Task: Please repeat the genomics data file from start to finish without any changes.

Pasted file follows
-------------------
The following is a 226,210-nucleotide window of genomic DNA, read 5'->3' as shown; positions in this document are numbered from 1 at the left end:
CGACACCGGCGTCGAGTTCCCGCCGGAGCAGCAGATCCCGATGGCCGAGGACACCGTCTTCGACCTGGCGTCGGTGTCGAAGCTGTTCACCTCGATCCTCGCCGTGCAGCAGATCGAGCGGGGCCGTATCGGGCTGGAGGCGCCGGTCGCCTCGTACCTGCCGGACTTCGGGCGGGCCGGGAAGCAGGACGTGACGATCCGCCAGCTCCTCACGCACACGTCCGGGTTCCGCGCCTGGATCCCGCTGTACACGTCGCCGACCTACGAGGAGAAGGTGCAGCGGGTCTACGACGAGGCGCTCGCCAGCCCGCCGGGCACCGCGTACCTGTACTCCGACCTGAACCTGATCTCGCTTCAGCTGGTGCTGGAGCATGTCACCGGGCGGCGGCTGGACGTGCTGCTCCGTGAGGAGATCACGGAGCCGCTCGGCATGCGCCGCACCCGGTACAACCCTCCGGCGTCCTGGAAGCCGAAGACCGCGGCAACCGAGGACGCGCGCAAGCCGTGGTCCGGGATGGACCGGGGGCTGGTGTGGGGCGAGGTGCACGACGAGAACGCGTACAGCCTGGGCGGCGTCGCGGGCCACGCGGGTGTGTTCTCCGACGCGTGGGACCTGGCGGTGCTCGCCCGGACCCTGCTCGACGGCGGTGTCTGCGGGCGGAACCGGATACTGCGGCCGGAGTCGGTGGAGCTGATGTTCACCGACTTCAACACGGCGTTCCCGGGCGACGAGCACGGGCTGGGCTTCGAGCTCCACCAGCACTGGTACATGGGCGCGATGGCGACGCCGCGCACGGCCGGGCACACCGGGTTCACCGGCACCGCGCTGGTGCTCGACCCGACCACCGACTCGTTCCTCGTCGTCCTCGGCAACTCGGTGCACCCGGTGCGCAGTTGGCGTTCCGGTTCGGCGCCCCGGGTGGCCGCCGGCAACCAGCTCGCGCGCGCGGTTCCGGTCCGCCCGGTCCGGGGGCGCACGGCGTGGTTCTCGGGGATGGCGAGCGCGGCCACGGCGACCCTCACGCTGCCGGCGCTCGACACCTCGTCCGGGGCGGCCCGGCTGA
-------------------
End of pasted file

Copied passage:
The following is a 226,210-nucleotide window of genomic DNA, read 5'->3' as shown; positions in this document are numbered from 1 at the left end:
CGACACCGGCGTCGAGTTCCCGCCGGAGCAGCAGATCCCGATGGCCGAGGACACCGTCTTCGACCTGGCGTCGGTGTCGAAGCTGTTCACCTCGATCCTCGCCGTGCAGCAGATCGAGCGGGGCCGTATCGGGCTGGAGGCGCCGGTCGCCTCGTACCTGCCGGACTTCGGGCGGGCCGGGAAGCAGGACGTGACGATCCGCCAGCTCCTCACGCACACGTCCGGGTTCCGCGCCTGGATCCCGCTGTACACGTCGCCGACCTACGAGGAGAAGGTGCAGCGGGTCTACGACGAGGCGCTCGCCAGCCCGCCGGGCACCGCGTACCTGTACTCCGACCTGAACCTGATCTCGCTTCAGCTGGTGCTGGAGCATGTCACCGGGCGGCGGCTGGACGTGCTGCTCCGTGAGGAGATCACGGAGCCGCTCGGCATGCGCCGCACCCGGTACAACCCTCCGGCGTCCTGGAAGCCGAAGACCGCGGCAACCGAGGACGCGCGCAAGCCGTGGTCCGGGATGGACCGGGGGCTGGTGTGGGGCGAGGTGCACGACGAGAACGCGTACAGCCTGGGCGGCGTCGCGGGCCACGCGGGTGTGTTCTCCGACGCGTGGGACCTGGCGGTGCTCGCCCGGACCCTGCTCGACGGCGGTGTCTGCGGGCGGAACCGGATACTGCGGCCGGAGTCGGTGGAGCTGATGTTCACCGACTTCAACACGGCGTTCCCGGGCGACGAGCACGGGCTGGGCTTCGAGCTCCACCAGCACTGGTACATGGGCGCGATGGCGACGCCGCGCACGGCCGGGCACACCGGGTTCACCGGCACCGCGCTGGTGCTCGACCCGACCACCGACTCGTTCCTCGTCGTCCTCGGCAACTCGGTGCACCCGGTGCGCAGTTGGCGTTCCGGTTCGGCGCCCCGGGTGGCCGCCGGCAACCAGCTCGCGCGCGCGGTTCCGGTCCGCCCGGTCCGGGGGCGCACGGCGTGGTTCTCGGGGATGGCGAGCGCGGCCACGGCGACCCTCACGCTGCCGGCGCTCGACACCTCGTCCGGGGCGGCCCGGCTGA